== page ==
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Doctoral thesis, 2009

Active oxygen involvement in developmental processes in Populus

Srivastava, Vaibhav;

Abstract

In plants, oxidative stress is result of disruption of the cellular redox metabolism and is caused by a variety of stress conditions (abiotic and/or biotic). This leads to the induction of several mechanisms that protect against disruption of the redox balance, as well as mechanisms to assist in recovery from toxicity/damage caused by increased cellular levels of reactive oxygen species (ROS). The superoxide dismutase enzymes (SODs) are key component of the reactive oxygen species gene network and represent the first line of defense against ROS, by converting superoxide radicals (O2−) to hydrogen peroxide (H2O2) and water (H2O). Therefore, SODs play an important role in protection against oxidative stress in all aerobic organisms. In this thesis, I describe the characterization of an SOD isoform from Populus, hipI-SOD, which has a high iso-electric point. The global response to oxidative stress is also discussed. Different forms of hipI-SOD transcripts were found in vascular tissue, one of which was produced by alternative splicing. HipI-SOD proteins were found to be mainly localized extracellularly, in the primary and secondary cell walls of vascular tissues. These results together with analysis of transgenic Populus trees with suppressed expression of hipI-SOD strongly indicate roles for hipI-SOD in regulating ROS levels in vascular tissue. ROS are important regulators of plant stress responses. Nevertheless, oxidative stress often affects plants growth and development. In order to understand the basis of oxidative stress tolerance, the diversity of stress responses needs to be investigated. To achieve this we first developed an O2PLS-based multivariate methodology for the integration of multiple datasets originating from three different platforms (transcriptomics, proteomics and metabolomics). Subsequently this data integration method was utilized for a comprehensive study of the overall responses to oxidative stress in Populus. The findings may facilitate the development of stress-tolerant plants with improved survival rates and yields under stressed conditions.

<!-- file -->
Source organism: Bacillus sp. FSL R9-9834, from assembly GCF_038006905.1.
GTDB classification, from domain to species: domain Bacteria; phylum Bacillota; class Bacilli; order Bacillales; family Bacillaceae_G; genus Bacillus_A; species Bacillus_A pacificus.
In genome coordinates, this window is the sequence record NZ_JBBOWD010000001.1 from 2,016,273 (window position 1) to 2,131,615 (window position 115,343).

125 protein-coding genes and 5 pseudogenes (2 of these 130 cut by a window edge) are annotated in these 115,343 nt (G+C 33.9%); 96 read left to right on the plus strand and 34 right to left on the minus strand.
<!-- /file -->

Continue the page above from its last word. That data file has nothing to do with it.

Keywords

populus; superoxide dismutase; vascular tissues; cell walls; oxidation; stress

Published in

Acta Universitatis Agriculturae Sueciae

2009, number: 2009:21
ISBN: 9789186195687
Publisher: Department of Forest Genetics and Plant Physiology, Swedish University of Agricultural Sciences

Authors' information

Srivastava, Vaibhav
Swedish University of Agricultural Sciences, Department of Forest Genetics and Plant Physiology

UKÄ Subject classification

Forest Science

URI (permanent link to this page)

https://res.slu.se/id/publ/25538